I was talking to someone a couple of weeks ago who once felt they wanted to bring things to an end for themselves. But then he began to write. Not a novel, short story nor a poem; nothing complicated. Just free-flowing words about life with an injured brain.
He got out of his head and onto his computer screen, all his thoughts as they swirled to the front of his awareness again. That done, he read through it.
With all the “c**p” in front of him, he was able to put his thoughts into a kind of order – cutting and pasting, creating a beginning and a middle.
The middle is where he still is. It is a middle made of challenges and support, ups and downs, downs and ups.
He’d stopped after a while. Two weeks ago he began again.
“Writing is something you find really helpful, then,” I observed. “Any idea what it’s doing for you?”
“Do-gooders mean well. But no one else can understand what it’s like being me. It’s hard to explain in any case,” he answered.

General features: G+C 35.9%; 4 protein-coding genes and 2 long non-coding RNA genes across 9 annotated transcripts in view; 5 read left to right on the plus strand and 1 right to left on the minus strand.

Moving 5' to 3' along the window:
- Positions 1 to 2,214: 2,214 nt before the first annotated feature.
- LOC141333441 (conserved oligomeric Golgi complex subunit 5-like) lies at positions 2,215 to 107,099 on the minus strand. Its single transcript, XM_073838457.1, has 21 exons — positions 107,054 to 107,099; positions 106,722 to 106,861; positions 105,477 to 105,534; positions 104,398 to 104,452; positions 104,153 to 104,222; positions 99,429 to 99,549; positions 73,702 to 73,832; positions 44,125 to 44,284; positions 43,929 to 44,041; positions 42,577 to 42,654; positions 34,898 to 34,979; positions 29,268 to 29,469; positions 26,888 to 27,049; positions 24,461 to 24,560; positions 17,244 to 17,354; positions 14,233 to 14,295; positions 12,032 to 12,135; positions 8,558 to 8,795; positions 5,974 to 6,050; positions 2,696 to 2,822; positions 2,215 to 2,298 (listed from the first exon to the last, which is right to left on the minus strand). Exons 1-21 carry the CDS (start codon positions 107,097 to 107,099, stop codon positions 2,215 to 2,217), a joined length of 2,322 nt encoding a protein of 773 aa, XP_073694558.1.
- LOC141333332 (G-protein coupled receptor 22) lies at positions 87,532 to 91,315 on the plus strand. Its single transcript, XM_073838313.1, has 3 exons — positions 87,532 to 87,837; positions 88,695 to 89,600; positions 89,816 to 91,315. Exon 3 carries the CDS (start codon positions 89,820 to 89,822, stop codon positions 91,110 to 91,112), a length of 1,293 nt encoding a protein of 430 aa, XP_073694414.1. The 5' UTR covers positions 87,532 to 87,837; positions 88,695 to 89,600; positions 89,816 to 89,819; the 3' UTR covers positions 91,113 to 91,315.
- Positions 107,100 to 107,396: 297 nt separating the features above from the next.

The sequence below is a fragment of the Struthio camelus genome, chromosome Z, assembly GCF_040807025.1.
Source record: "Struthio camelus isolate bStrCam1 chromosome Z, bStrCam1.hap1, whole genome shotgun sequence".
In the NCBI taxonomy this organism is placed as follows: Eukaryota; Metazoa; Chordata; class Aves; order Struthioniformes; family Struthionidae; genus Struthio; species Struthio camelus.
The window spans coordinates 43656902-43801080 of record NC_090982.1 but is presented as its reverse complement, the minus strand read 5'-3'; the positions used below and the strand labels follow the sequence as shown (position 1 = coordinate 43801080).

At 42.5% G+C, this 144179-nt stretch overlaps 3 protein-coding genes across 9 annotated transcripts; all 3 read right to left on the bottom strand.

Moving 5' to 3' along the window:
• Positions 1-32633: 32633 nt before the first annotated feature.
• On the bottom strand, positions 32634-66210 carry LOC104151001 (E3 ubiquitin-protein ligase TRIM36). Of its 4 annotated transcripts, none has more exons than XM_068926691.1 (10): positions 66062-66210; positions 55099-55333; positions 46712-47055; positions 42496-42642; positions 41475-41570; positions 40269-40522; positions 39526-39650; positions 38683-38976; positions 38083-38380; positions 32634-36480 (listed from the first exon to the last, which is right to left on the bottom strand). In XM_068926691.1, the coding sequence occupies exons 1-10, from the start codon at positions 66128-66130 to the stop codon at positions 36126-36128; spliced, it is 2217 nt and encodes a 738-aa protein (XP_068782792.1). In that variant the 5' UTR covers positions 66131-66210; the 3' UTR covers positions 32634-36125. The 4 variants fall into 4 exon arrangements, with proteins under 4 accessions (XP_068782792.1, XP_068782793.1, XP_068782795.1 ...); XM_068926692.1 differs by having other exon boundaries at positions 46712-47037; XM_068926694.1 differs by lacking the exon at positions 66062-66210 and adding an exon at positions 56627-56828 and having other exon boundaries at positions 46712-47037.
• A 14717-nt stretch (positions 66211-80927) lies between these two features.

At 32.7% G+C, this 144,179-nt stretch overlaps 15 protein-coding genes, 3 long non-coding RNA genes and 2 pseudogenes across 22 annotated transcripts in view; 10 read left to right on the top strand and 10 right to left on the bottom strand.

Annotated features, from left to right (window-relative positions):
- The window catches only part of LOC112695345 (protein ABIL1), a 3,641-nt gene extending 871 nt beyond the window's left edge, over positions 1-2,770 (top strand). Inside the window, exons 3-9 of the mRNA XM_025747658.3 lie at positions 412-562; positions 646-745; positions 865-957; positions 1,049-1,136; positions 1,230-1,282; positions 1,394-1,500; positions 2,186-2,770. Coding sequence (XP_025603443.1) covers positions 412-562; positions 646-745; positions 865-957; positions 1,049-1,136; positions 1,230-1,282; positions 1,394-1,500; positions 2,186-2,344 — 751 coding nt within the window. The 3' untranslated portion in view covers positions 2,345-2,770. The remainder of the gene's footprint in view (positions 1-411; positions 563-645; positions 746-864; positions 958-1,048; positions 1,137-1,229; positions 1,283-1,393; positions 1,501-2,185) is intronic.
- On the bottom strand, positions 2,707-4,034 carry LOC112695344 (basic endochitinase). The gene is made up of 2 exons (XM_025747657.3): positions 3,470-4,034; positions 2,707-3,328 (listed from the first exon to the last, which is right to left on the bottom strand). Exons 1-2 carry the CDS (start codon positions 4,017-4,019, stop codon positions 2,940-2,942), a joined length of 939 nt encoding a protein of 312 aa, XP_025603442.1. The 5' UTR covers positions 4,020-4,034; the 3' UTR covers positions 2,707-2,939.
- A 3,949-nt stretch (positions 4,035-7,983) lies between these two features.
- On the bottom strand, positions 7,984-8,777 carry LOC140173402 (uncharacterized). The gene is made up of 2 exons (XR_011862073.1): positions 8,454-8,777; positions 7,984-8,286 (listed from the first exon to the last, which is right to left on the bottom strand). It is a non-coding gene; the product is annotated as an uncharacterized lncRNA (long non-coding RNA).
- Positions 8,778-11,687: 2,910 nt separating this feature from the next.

Here’s how I see it: A way of stepping out of one’s experience.
How? By taking what’s on the inside, placing it outside, looking back at it all. Uncluttered, one’s mind is free to organise, re-read, check out if it looks/sounds right, re-organise and read again. When it does look/sound right, mixed emotions and confusion have become more understandable.
Dr. Gillie Bolton is a therapist heavilly influential in Writing Therapy circles. Click here to learn her thoughts on its benefits. It’s a publicity video for one of her books, but even so…
Typing is not for everyone. There are packages available out there that can turn speech to text. If the right words don’t come, so what? Comics / graphic novels tell it all in pictures and bubbles.
Keeping a diary can be great for compensating for poor memory too. As well as appointments, some people put descriptions of new faces as well as their names. Blessings can be counted, addresses and phone numbers, doodles – anything.
Next month, Part Two with how story writing can help organisational skills and more.